Boeing Hit With More Whistleblower Allegations Over Alleged Safety, Quality Control Failures

Katabella Roberts
By Katabella Roberts
April 9, 2024US News
Boeing Hit With More Whistleblower Allegations Over Alleged Safety, Quality Control Failures
Boeing employees assemble 787s inside their main assembly building on their campus in North Charleston, S.C. on May 30, 2023. (Gavin McIntyre/Pool via Reuters)

A Boeing engineer turned whistleblower has claimed that the company repeatedly dismissed safety and quality control concerns during the production of its 787 and 777 jets. This reportedly prompted an investigation by the U.S. Federal Aviation Administration (FAA).

Sam Salehpour, a veteran Boeing engineer with more than four decades of experience, worked on the jets, according to his lawyers in a Tuesday press release.

During this time, Mr. Salehpour observed Boeing using “shortcuts” to reduce bottlenecks throughout the 787 assembly process, his lawyers alleged, adding that those shortcuts placed “excessive stress on major airplane joints, and embedded drilling debris between key joints on more than 1000 planes.”

“These errors in the manufacturing process significantly reduce the lifespan of the plane and may be difficult to identify,” his lawyers said.

After raising these concerns, Mr. Salehpour was involuntarily transferred from the 787 program to the 777 program, his lawyers say.

Meanwhile, senior officials at Boeing “retaliated” against him, “threatened him with termination” and excluded him from important meetings, projects, and communication after he raised the concerns, according to his legal team.

During the 777 program, Mr. Salehpour also raised additional safety concerns regarding the application of the Fuselage Automated Upright Build (FAUB) and Determinant Assembly (DA) processes that resulted in “significant misalignment between parts, which may affect at least 400 777 series airplanes,” his lawyers said.

The Boeing engineer also claimed to have observed the planemaker “pressure liaison engineers to continue production despite the presence of unexamined defects,” according to his lawyers.

“Rather than heeding his warnings, Boeing prioritized getting the planes to market as quickly as possible, despite the known, well-substantiated issues Mr. Salehpour raised,” attorneys Debra Katz and Lisa Banks said. “The engineering problems identified directly affect the structural integrity of Boeing’s 787 and 777 planes and unless corrected will impact the entire aviation industry and all who fly.”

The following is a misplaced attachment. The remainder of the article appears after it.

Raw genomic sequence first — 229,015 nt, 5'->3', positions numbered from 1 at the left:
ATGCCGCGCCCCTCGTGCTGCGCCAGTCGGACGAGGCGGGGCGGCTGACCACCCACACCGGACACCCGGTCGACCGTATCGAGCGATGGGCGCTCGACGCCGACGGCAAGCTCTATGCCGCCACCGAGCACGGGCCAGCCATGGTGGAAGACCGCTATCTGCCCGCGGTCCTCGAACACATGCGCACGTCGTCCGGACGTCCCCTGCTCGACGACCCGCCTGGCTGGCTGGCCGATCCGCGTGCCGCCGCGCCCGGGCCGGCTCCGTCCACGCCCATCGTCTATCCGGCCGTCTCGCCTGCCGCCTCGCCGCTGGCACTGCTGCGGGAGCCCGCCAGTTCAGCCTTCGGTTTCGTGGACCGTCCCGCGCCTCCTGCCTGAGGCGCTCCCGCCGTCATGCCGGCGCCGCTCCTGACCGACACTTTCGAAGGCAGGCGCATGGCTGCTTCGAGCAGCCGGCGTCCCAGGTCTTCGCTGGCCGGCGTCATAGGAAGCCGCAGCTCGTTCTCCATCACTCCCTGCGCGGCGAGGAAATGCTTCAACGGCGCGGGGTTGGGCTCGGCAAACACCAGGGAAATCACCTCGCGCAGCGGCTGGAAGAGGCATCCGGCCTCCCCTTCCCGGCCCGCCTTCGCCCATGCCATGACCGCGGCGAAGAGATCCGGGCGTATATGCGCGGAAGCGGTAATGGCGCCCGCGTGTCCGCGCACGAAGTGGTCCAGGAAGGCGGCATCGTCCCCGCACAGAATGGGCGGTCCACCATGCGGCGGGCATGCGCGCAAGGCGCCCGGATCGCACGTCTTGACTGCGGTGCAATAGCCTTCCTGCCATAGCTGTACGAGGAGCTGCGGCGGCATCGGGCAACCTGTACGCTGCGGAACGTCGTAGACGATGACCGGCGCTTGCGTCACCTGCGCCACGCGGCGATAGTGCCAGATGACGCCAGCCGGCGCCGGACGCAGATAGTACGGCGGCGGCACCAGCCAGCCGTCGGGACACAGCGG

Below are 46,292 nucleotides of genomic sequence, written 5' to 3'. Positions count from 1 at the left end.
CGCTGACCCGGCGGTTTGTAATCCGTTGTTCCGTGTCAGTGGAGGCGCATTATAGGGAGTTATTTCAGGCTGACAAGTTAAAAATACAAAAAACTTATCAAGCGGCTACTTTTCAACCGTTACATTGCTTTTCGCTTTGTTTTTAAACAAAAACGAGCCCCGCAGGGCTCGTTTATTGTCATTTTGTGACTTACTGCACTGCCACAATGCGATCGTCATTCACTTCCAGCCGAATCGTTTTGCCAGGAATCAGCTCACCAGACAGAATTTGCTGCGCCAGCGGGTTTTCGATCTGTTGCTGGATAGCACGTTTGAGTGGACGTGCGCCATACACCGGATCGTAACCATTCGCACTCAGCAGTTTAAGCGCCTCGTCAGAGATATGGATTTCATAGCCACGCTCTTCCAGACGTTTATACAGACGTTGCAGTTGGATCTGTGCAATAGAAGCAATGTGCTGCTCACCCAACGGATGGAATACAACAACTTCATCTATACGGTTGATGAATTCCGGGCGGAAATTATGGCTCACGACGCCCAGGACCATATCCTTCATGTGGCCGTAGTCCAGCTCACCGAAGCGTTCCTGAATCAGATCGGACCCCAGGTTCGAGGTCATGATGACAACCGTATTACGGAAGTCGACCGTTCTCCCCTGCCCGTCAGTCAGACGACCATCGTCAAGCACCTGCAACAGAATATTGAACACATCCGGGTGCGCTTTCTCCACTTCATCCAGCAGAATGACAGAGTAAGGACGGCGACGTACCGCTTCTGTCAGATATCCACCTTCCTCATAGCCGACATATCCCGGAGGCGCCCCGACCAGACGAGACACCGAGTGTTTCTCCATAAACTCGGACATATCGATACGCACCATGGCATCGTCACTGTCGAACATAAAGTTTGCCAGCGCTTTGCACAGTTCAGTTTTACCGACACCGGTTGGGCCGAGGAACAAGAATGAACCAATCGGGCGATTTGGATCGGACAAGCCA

Engineering Issues ‘Will Impact Entire Aviation Industry’

The latest claims come as Boeing remains under widespread scrutiny following a mid-air blowout on an Alaska Airlines-operated flight, involving a Boeing 737 MAX 9, in January.

That incident led to the temporary grounding of all 171 Boeing 737 MAX 9 aircraft worldwide while the FAA conducted safety inspections. Boeing was also banned from expanding 737 MAX production and ordered to develop a comprehensive plan to address “systemic quality-control issues” within 90 days.

Boeing is also being investigated by the Justice Department over whether or not the company violated a 2021 settlement allowing it to avoid prosecution in the wake of the two fatal MAX crashes in 2018 and 2019.

Last month, John Barnett, another whistleblower who had been involved in a lawsuit against Boeing, was found dead from what officials said appeared to be “a self-inflicted gunshot wound.”

Boeing denied Mr. Salehpour’s allegations in a statement on Tuesday, adding that it is “fully confident in the 787 Dreamliner.”

“These claims about the structural integrity of the 787 are inaccurate and do not represent the comprehensive work Boeing has done to ensure the quality and long-term safety of the aircraft,” a spokesperson for the company said in a statement to The Epoch Times.

“The issues raised have been subject to rigorous engineering examination under [Federal Aviation Administration] oversight,” and “do not present any safety concerns,” the company added.

NTD Photo
A gaping hole where the paneled-over door had been at the fuselage plug area of Alaska Airlines Flight 1282, in Portland, Ore., on Jan. 7, 2024. (National Transportation Safety Board via AP)

Boeing CEO to Testify

Boeing also noted that the planemaker slowed production in 2021 and 2022 and halted deliveries for nearly two years after it identified issues with the plane.

“For the in-service fleet, comprehensive Boeing and FAA analysis determined there is no near-term safety of flight concern,” Boeing said. “Based on the analysis and any future inspection, the 787 will maintain its strength, durability, and service life.”

However, the FAA is now reportedly probing Mr. Salehpour’s claims, according to The New York Times.

The publication noted an agency spokesperson confirmed the investigation but declined to comment further.

In a separate statement to Axios, an FAA spokesperson said the agency investigates all reports it receives.

“Voluntary reporting without fear of reprisal is a critical component in aviation safety,” the FAA spokesperson said. “We strongly encourage everyone in the aviation industry to share information.”

The Epoch Times has contacted the FAA for further comment.

On Wednesday, the Associated Press reported that a Senate subcommittee has summoned Boeing CEO David Calhoun to testify regarding its alleged safety-related issues following Mr. Salehpour’s claims.

The panel told the publication it will hold a hearing next week and will also call on Mr. Salehpour to provide testimony, noting that Boeing’s alleged actions could “potentially catastrophic safety risks.”

Boeing shares fell over 2 percent on Tuesday.

Reuters contributed to this report.

From The Epoch Times

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